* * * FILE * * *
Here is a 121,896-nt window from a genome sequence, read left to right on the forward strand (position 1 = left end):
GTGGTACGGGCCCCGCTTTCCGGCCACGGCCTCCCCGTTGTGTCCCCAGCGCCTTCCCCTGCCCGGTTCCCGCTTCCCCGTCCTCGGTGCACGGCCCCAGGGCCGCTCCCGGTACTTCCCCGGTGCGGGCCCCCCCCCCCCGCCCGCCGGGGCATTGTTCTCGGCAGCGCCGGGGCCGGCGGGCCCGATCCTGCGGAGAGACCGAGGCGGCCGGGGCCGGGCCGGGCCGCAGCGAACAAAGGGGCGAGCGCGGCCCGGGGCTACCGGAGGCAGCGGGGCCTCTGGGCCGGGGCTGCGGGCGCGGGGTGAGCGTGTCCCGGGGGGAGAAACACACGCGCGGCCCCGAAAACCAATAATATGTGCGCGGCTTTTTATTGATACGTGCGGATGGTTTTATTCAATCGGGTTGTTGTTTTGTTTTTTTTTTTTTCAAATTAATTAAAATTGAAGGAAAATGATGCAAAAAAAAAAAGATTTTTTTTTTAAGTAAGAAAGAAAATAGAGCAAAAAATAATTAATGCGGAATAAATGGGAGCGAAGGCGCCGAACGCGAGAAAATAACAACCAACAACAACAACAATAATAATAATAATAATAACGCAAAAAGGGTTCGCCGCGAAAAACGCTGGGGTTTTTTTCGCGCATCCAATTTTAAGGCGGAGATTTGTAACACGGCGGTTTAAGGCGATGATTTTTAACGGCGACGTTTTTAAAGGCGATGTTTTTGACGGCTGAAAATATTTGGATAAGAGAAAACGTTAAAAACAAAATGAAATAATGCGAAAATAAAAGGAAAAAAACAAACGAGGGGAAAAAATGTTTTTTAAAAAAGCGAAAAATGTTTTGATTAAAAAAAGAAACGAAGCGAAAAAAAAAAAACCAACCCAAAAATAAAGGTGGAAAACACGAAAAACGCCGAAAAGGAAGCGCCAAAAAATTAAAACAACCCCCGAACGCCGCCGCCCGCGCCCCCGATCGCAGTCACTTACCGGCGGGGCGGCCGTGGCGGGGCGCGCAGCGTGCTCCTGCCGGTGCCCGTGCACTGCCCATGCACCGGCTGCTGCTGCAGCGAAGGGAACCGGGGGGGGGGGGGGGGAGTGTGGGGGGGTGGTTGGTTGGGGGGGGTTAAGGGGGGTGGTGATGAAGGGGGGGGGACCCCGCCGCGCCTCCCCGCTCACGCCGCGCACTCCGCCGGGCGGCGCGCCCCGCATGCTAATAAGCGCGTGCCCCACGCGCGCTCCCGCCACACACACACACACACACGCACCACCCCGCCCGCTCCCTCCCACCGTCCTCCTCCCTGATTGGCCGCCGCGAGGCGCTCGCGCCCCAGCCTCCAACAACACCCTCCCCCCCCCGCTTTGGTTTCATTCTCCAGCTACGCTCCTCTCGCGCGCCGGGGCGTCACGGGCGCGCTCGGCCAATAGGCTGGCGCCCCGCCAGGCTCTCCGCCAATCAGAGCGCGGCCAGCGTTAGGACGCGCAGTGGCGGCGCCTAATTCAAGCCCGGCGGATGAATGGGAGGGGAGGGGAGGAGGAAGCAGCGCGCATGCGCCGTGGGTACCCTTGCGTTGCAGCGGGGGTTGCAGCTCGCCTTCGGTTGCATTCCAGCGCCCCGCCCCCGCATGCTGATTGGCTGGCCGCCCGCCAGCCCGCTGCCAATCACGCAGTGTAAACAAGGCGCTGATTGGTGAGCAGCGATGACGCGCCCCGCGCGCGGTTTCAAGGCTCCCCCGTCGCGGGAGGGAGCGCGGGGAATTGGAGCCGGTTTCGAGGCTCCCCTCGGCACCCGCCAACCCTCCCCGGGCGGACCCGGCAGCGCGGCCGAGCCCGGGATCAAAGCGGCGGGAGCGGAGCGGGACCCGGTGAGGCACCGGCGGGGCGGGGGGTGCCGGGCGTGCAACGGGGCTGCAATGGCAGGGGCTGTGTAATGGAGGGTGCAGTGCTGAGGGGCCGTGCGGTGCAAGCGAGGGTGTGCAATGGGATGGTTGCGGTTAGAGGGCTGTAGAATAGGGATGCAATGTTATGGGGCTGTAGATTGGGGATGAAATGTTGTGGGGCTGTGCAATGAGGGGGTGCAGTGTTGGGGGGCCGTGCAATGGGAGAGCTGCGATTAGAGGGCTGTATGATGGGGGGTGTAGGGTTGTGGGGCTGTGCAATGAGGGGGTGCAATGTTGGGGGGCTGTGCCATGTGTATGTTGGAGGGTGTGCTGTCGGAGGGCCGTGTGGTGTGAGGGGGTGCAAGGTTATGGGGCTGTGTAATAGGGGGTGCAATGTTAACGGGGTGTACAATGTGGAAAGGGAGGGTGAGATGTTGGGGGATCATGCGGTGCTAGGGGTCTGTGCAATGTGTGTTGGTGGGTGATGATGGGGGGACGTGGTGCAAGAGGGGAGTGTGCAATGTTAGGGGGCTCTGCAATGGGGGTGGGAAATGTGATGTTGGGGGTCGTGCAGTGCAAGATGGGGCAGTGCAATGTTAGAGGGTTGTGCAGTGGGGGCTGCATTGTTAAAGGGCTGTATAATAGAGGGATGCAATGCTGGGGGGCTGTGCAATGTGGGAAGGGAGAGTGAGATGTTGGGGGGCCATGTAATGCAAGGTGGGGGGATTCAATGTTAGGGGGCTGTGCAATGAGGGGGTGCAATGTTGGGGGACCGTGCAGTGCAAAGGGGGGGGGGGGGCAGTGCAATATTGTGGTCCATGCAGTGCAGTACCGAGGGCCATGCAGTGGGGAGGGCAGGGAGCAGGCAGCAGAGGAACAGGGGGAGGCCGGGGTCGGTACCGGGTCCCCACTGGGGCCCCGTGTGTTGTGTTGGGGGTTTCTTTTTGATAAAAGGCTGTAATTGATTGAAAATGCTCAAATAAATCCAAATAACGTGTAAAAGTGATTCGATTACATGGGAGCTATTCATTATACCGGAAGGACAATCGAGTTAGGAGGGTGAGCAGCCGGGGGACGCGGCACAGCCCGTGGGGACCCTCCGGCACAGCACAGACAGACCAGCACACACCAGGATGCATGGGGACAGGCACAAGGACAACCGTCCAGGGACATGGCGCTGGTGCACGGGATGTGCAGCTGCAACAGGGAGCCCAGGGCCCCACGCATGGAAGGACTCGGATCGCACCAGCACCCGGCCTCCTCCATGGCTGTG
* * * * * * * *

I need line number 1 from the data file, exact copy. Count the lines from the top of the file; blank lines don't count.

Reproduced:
Here is a 121,896-nt window from a genome sequence, read left to right on the forward strand (position 1 = left end):